Reserve Bank Governor Alan Bollard said: The Reserve Bank extends its sympathies to all those affected by the Christchurch earthquake. Our condolences go especially to those who have lost family, friends and colleagues.
The earthquake has caused substantial damage to property and buildings, and immense disruption to business activity. While it is difficult to know exactly how large or long-lasting these effects will be, it is clear that economic activity, most certainly in Christchurch but also nationwide, will be negatively impacted. Business and consumer confidence has almost certainly deteriorated.
Even before the earthquake, GDP growth was much weaker than expected through the second half of 2010. Households have continued to be very cautious, with retail spending volumes and residential investment both declining. The export sector has benefited from very high commodity prices, however, farmers have focused on repaying debt rather than increasing spending. Also the early summer drought constrained farm output through this time. Signs that the economy was beginning to recover early in 2011 have been more than offset by the Christchurch earthquake.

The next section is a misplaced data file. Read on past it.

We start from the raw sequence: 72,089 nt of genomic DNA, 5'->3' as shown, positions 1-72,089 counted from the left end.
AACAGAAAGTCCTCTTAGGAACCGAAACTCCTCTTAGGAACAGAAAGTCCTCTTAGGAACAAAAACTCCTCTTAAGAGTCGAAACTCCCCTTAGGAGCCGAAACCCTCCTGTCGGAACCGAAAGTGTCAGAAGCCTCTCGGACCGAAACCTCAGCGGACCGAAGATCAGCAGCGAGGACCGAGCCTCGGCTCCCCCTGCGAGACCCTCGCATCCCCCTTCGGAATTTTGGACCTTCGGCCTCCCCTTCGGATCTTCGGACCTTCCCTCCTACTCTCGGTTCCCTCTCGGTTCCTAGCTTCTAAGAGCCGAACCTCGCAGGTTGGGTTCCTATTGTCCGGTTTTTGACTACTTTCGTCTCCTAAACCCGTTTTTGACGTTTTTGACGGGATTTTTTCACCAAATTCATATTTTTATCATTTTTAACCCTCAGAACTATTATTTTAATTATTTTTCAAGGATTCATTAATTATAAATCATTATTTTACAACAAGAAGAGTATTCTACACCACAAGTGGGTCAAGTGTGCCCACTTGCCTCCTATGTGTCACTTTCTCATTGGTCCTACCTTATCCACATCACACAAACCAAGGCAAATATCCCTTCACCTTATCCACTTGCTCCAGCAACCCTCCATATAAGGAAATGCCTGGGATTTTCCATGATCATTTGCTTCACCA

In putting together the forecasts underlying this Monetary Policy Statement, the Bank has had to make many important assumptions based on limited information. Over the coming weeks and months, these judgments will be tested as new information comes to hand. For now, GDP growth is projected to be quite weak through the first half of the year. This will gradually build up to a very large reconstruction programme by 2012 that will last for some years and contribute to a period of relatively strong activity.
Future monetary policy adjustments will be guided by emerging economic data. We expect that the current monetary policy accommodation will need to be removed once the rebuilding phase materialises. This will take some time. For now we have acted pre-emptively in reducing the OCR to lessen the economic impact of the earthquake and guard against the risk of this impact becoming especially severe.”